There are two tricks for keeping paperwork under control. The first is to deal with the stack, as it comes in, each day. Rather than tossing your mail into the pile, sort incoming paperwork as you receive it. Throw out the junk mail, envelopes, and inserts -- then group the rest according to what you have "to do" to it. If you make time in your schedule each day for tackling your paper, you will find the job much easier than you ever would have imagined.
The second step is eliminating as much of the excess as possible. If you receive something that you don't want, take a second to call the company and have yourself removed from their mailing list. Or if a solicitation includes a "no postage necessary" reply envelope, send it back with a note telling them to stop contacting you (this costs the organization money, and they are very likely to take you seriously!) It's going to be time-consuming, but not nearly as time-consuming as sorting through a huge pile of junk mail every day!
Plan Your Day The Night Before
Does it seems as though you are always at loose ends? Do you forget appointments, run late, or walk out of the house without everything that you need? With so much going on, it's easy to feel as though your schedule is out of control -- and that is stressful in and of itself! However, you can rein in the craziness by simply investing a few minutes the night before.
Setting aside time at the end of the day (when things are calm and you can think clearly) to plan for the NEXT day will keep you from having one of those chaotic mornings that we all know so well -- where you're running around trying to do a million things at the last minute, forgetting something important, and starting your day off on the wrong foot.
What does that mean in practical terms? Set out anything you need to take with you in the morning (purse, briefcase, files, books, movies to return, whatever), locate your car keys, and place them all by the door. Pick out your clothes and jewelry to speed up the "getting ready" process (nothing slows your morning down more than the question, "What should I wear today?") And remind yourself of your first appointment so there are no nasty surprises (like "Oh crap! I had a 7AM dental cleaning I forgot!") You will start your morning in a much more centered and relaxed mood without all of the rushing around.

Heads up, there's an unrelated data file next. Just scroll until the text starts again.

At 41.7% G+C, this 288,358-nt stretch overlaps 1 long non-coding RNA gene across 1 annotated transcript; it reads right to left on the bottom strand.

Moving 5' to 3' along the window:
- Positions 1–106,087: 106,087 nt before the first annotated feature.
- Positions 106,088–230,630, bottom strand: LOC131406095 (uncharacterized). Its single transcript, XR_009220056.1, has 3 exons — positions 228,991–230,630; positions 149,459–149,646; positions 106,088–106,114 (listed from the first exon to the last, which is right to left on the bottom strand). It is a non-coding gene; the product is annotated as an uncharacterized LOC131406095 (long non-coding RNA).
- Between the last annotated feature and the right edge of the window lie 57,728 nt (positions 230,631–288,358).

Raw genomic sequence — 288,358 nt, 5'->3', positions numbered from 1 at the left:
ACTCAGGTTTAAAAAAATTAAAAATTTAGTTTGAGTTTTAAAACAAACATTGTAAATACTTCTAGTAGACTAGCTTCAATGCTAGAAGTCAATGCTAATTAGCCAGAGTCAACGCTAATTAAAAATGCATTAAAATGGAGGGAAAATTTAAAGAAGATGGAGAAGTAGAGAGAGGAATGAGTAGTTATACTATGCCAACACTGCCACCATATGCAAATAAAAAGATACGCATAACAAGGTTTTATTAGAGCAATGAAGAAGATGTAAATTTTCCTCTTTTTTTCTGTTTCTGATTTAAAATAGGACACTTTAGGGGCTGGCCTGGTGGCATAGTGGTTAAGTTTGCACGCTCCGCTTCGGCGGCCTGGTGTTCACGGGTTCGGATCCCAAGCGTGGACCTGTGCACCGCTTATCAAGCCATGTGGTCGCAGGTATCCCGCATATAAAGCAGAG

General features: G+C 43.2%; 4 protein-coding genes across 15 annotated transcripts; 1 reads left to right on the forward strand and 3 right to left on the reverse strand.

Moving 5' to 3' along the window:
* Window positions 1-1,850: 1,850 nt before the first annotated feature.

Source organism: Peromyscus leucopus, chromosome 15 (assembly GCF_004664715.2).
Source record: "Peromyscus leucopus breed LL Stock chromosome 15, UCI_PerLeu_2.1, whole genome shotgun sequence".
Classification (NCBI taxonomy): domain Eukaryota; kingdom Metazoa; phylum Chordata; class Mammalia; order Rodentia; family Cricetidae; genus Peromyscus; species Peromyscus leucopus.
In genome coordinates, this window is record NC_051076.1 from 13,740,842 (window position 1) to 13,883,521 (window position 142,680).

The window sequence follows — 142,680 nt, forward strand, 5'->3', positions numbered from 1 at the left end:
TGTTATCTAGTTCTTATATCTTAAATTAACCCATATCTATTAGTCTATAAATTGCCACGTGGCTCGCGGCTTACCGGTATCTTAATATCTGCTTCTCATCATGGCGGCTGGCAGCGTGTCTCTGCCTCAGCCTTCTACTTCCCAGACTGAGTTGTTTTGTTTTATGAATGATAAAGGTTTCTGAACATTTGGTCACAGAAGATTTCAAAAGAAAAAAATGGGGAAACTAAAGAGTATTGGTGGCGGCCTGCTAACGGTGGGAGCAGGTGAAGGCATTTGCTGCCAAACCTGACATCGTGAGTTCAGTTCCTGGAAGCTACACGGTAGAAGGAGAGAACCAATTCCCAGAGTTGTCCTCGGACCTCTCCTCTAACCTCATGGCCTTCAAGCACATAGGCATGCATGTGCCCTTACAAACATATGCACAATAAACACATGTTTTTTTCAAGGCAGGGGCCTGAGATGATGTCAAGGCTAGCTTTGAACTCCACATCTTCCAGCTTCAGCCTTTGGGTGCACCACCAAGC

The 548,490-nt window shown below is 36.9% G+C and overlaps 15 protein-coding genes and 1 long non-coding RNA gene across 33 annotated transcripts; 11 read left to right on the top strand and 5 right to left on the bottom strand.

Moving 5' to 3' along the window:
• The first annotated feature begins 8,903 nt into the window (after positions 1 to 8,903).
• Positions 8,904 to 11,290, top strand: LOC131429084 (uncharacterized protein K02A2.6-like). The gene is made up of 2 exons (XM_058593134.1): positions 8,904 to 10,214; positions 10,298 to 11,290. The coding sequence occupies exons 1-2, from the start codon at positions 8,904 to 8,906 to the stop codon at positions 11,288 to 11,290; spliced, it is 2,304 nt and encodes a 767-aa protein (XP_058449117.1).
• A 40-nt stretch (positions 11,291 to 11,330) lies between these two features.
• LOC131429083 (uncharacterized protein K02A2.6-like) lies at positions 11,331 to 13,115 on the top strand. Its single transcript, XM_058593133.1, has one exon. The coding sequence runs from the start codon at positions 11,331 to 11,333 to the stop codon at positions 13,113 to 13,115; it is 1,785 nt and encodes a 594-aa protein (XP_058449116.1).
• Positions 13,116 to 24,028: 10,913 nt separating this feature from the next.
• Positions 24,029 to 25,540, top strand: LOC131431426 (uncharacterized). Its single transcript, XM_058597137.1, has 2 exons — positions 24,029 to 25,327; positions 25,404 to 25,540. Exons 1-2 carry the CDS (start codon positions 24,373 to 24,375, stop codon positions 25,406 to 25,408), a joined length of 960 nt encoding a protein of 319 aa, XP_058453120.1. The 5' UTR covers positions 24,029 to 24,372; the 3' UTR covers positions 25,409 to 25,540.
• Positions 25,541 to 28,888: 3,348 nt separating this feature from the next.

Make Time For Yourself Everyday
This is a hard one for most people. We are so accustomed to giving all our time away to other people and saving none for ourselves. We think of "me time" as selfish, lazy, even possibly wasteful -- wrong! "Me time" is essential for maintaining a sense of balance in the world, for recuperating from the daily stresses and recharging the old batteries. Pay attention to how you feel and behave when you HAVEN'T had any down-time in a while -- you get crabby faster, little things irritate you more, and you have a hard time enjoying even fun activities. That's stress at work, and the only solution is to walk away from EVERYTHING for a bit and spend some quiet time with yourself.
When I say make time for yourself, I don't mean time for chores and errands. I'm talking about time for relaxing and doing something you truly enjoy. It doesn't have to be a long break -- 15 minutes and a cup of tea on the back porch might be plenty (my favorite way of chillaxing is a glass of wine, a good book, and a hot bath!) If you can take that little break every day, you will be amazed at how your outlook toward life improves, and how much better you are at everything you do. And DO NOT blow yourself off just because you get busy -- you have to respect your time as much as you do everyone else's, and treat yourself as a priority.